3. Extend the state machine for the I2C slave operation.
    • Use the diagrams you drew from the previous I2C assignment


  1. Demonstrate that you are able to read and write the slave memory from the Master Board
    • You can use the i2c terminal command for this.
    • On the slave device, you can print out when the data sent to you has changed.
  2. Submit logic analyzer screenshots of a read and a write transaction occurring with your slave.
  • Extra Credit:

    + For extra credit and bragging rights, get multi byte read and write operation to work and impress the ISA team.

    + Do something creative with your slave board since you have essentially memory mapped the slave device over I2C. Maybe use buffer[0] to enable a blinking LED, and buffer[1] controls the blink frequency? You can do a lot more, so do not just blink LEDs



Lab Assignement (in c): I2C Slave

Overall Objective

We will setup one SJ2 board as a Master board, and another as a Slave board, and the Master board will attempt to read and write memory to/from the Slave board.


Part 0: Understand existing I2C Master driver

Gather per-requisite knowledge:

  1. I2C Bookstack page
  2. Read I2C chapter in your LPC User manual
  3. Scan the i2c.h and i2c.c file, and understand the existing driver
  4. Thorough understanding of pointers

Unless you have read the material above minimum of 5-10 times, there is no point moving forward into this lab. It is extremely important that you are familiar with the I2C bus before you dive into this lab. You should then understand the existing I2C driver that you will be "extending" to support slave operation. Start with the header file interface, and correlate that to the other reading material mentioned above.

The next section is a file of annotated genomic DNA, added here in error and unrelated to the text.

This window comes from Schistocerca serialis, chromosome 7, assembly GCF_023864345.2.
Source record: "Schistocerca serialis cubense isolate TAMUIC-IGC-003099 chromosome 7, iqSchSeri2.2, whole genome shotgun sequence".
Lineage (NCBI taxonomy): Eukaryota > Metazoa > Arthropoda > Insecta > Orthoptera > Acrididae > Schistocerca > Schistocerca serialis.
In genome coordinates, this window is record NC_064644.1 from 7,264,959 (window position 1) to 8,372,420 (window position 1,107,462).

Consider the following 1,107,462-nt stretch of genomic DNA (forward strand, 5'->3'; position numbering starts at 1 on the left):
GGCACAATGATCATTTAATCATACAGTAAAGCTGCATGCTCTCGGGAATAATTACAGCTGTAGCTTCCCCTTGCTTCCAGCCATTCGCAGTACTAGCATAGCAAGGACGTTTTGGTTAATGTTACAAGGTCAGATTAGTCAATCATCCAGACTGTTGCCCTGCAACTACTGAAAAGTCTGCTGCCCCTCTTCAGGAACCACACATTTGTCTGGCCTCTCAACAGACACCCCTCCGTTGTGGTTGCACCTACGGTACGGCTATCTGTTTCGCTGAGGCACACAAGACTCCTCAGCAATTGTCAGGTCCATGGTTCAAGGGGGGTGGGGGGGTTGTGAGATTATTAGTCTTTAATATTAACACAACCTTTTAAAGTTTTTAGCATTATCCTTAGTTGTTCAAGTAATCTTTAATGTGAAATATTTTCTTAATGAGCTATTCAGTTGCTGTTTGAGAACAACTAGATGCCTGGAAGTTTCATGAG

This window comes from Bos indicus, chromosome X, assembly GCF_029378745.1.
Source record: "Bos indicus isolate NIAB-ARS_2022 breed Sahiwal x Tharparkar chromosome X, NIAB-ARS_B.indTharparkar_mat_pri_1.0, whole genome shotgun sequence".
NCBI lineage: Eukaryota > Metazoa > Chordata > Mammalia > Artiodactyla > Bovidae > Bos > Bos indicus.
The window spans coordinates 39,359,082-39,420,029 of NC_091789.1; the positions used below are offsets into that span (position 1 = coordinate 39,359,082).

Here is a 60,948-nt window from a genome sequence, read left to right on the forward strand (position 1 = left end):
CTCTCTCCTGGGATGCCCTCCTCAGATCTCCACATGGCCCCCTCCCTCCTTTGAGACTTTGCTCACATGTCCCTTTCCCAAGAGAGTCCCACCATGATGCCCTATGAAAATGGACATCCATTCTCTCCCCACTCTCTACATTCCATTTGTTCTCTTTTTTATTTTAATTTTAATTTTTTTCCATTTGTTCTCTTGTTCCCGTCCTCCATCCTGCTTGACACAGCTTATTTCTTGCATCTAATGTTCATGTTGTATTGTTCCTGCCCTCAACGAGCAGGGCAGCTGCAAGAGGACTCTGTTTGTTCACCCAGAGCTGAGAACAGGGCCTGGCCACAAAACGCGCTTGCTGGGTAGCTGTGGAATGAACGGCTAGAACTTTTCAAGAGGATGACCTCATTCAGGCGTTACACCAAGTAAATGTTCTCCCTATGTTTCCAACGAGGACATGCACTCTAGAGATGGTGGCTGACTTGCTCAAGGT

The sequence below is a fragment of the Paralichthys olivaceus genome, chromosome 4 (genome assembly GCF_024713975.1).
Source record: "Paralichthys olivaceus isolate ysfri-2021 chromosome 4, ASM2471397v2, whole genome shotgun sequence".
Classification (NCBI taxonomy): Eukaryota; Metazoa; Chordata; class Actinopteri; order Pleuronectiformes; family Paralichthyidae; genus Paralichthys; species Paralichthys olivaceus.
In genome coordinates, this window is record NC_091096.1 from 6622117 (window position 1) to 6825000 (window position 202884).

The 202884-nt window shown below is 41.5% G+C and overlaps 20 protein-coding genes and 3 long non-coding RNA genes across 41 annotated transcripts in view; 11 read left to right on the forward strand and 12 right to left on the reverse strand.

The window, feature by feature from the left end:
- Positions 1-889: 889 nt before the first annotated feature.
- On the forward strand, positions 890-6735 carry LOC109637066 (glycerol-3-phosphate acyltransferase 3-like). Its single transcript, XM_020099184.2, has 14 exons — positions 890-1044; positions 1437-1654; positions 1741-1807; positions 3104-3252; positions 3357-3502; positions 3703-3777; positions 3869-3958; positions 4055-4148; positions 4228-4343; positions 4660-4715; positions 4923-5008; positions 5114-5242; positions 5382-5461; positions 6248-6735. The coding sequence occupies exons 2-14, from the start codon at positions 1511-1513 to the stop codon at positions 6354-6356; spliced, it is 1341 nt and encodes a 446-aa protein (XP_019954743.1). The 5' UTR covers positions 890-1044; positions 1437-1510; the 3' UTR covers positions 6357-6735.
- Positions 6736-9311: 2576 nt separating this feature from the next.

Part 1: Attempt to read and write existing devices

Part 1.a: Setup
  • Load sample project, reboot, and take a note of the I2C discovered devices on startup
    • There is a boot message indicating various different addresses of the existing I2C slaves
  • Turn on debug printfs at i2c.c, re-compile, and re-load the modified project to the board
    • This will let you trace through I2C states as a read or write transaction is happening
    • Look for #define I2C__ENABLE_DEBUGGING and set this to non-zero
Part 1.b: Read and Write Slave memory

Next step is to get familiar with the I2C CLI command and the existing I2C master driver, which allows you to read and write an I2C Slave devices' memory.

  • Load the sample project
  • Try the i2c read and i2c write CLI commands and attempt to read data from a device, such as the acceleration sensor.
    • This sensor is at address 0x38
    • Open up MMA8452Q.pdf and read the WHO_AM_I register
    • Write the CTRL_REG1 register and activate the sensor
    • Attempt to read X and the Z-axis and observe that the Z-axis should output the effect of gravity
  • Pause here, and go through the output debug printfs and cross check them against the I2C Master state machine diagram

Part 2: Draw your I2C Slave State Machine

Your objective is to act like an I2C slave device. Just like the acceleration sensor, you will act like a slave device with your own memory locations that a Master device can read or write. The first step in doing so is to draw your I2C Slave driver state machine that you will implement in your code.

Build the following table for your I2C Slave states:

HW State Why you got here? Action to take

The key to making the table above is:

  • Understanding the I2C Master driver
    • For each HW state of the Master driver, there is a corresponding Slave state
  • Table 512 - 515 in the LPC User Manual

Part 3: Implement your I2C Slave driver

Part 3.a